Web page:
Windows Server is a server operating system created by Microsoft. Currently available in eight versions, Windows Server OS consists of approximately 33.5% of the global server OS market. Our article is focused on Windows Server 2016, the second most recent release which has been generally available since October 12, 2016. The operating system comes in two editions, Standard and Datacenter. The purpose of our article is to reveal the differences and similarities between the two Windows Server 2016 versions. The key difference is in the type of workloads they can handle. Specifically, the Standard Edition does not provide some of the features available in Datacenter Edition.
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Windows Server 2016: Basic Characteristics
Before proceeding to the comparison of Windows Server 2016 versions, let’s take a quick glance over the basic features the two editions share. Of course, the entire list is not limited to the features outlined below, though the following definitely deserve special attention.
New in 2016, this is a server operating system with remote administration, designed for private clouds and datacenters. It is compact (consumes little more than 512MB of disk space and approximately 256MB of memory), fast to set up, and largely undemanding when it comes to updates and system restarts.
In fact, Nano Server is quite similar to Windows Server in Server Core mode, though it comes with fewer requirements. As for use cases, Nano Server is perfect in a role of a “compute” host for Hyper-V VMs, including those in clusters. It can also be used as a storage host for Scale-Out File Server, as a DNS server, a web server running Internet Information Services (IIS), and so on.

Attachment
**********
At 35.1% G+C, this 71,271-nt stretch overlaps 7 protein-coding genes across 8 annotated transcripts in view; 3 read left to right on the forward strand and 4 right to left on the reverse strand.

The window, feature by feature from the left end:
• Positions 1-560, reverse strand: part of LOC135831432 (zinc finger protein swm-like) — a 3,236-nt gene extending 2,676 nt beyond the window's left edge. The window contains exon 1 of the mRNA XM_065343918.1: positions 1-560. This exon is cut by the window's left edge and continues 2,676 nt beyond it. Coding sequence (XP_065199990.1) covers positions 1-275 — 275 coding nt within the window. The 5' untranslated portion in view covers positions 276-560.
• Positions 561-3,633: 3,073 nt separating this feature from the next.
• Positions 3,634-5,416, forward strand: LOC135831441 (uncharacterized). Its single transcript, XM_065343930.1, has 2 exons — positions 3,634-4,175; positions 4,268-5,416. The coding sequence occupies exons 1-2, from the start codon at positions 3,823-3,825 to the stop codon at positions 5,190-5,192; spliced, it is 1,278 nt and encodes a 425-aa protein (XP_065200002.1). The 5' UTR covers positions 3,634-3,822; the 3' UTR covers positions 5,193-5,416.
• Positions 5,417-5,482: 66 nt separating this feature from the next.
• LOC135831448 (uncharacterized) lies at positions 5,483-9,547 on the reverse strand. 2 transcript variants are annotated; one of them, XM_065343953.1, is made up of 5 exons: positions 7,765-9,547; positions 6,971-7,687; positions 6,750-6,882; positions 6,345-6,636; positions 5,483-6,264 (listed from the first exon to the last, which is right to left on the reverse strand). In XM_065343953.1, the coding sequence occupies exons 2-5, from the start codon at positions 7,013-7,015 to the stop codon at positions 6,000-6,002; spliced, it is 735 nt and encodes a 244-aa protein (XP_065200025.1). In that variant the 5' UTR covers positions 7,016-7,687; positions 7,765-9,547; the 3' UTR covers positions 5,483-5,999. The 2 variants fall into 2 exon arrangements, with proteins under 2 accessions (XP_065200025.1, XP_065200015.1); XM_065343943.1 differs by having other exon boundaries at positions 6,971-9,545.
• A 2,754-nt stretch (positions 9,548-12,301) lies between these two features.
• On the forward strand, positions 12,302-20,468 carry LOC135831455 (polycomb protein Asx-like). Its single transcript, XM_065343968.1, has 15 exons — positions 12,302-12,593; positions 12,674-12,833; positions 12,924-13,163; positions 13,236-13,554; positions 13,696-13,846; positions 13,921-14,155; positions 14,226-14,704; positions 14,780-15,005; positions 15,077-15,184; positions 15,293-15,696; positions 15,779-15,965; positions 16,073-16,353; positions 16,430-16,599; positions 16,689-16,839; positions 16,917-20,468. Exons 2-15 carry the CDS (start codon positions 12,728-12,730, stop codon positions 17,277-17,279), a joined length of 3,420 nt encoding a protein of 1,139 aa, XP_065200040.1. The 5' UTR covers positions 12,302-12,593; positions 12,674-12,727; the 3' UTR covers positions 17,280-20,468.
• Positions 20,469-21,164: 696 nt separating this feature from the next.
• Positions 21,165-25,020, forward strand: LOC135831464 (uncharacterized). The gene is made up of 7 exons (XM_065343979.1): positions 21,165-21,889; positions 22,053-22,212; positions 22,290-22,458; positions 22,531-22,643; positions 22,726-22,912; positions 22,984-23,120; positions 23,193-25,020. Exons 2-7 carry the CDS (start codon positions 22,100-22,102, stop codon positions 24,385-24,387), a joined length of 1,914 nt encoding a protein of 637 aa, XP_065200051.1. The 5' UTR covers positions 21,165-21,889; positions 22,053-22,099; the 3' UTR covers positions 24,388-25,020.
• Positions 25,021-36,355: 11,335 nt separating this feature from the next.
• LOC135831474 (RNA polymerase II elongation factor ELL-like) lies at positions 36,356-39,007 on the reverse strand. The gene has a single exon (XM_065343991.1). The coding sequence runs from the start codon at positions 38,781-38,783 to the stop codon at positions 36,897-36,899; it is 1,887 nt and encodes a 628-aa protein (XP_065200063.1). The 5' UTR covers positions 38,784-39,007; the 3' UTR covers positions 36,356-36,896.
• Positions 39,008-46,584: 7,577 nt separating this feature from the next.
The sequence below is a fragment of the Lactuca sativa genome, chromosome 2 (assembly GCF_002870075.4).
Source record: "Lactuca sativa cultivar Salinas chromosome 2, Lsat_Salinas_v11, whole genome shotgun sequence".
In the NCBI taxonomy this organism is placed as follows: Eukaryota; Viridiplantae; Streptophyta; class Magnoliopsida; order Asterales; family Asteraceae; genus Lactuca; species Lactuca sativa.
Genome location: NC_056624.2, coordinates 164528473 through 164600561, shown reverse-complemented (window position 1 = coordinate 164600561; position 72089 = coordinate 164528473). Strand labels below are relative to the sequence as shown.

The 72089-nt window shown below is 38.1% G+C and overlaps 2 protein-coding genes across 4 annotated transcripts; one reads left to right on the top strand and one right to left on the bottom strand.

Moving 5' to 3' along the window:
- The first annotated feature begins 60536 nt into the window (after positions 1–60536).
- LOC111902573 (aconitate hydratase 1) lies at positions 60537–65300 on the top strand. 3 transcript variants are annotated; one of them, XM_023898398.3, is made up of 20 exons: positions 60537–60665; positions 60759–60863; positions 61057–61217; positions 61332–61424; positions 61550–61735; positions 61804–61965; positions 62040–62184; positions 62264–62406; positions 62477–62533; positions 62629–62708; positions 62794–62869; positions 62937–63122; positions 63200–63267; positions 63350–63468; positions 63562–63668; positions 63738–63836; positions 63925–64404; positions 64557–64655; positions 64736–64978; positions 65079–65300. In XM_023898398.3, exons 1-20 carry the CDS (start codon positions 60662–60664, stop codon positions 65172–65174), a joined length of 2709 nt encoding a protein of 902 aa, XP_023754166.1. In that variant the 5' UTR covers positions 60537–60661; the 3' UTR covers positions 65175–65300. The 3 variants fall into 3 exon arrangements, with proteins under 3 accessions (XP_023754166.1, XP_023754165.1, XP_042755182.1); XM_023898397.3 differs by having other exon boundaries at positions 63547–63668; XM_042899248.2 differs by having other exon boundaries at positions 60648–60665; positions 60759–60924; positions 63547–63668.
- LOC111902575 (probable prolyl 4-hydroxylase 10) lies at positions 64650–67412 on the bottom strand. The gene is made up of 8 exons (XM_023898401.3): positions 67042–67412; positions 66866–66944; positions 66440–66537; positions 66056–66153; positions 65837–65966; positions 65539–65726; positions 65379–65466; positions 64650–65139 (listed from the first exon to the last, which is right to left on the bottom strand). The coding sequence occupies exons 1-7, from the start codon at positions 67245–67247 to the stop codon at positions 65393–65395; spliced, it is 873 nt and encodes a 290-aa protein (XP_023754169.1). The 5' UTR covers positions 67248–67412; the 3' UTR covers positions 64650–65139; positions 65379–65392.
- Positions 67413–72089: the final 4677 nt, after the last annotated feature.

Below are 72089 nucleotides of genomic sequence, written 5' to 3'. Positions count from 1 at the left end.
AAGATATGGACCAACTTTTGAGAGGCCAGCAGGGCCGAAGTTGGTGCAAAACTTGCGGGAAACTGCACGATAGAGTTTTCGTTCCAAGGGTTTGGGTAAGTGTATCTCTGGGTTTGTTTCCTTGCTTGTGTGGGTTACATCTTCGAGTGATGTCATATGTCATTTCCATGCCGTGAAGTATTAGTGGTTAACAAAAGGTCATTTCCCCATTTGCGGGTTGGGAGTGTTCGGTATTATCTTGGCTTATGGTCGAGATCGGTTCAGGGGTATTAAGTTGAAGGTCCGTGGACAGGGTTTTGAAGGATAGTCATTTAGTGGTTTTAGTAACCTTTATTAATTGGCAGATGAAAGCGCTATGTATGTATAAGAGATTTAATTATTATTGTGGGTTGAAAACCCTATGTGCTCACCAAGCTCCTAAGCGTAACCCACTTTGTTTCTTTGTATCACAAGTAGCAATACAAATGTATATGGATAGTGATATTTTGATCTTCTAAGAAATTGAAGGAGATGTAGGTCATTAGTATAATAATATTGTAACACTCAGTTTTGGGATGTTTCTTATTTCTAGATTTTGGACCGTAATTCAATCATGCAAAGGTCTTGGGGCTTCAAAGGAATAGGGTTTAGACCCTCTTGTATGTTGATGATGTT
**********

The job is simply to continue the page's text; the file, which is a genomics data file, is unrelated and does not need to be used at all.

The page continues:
Storage Spaces Direct
This solution provides a way to create a highly scalable software-defined storage unit with basic features of a traditional SAN or NAS, all while still staying within your budget. The technology relies on industry-standard servers with local-attached drives, and includes features such as caching, storage tiers, and erasure coding. There are two deployment options available: hyper-converged and converged, which greatly simplifies the deployment process.
Cluster rolling upgrade
This technology enables you to upgrade the operating system of cluster nodes without needing to stop the Hyper-V or Scale-Out File Server workloads that are running on the nodes. Put differently, this is a way to help minimize if not fully avoid downtimes. This functionality requires neither any additional hardware to use, nor the presence of a new cluster, and the upgrade process can be reversed unless you choose the “point-of-no-return”.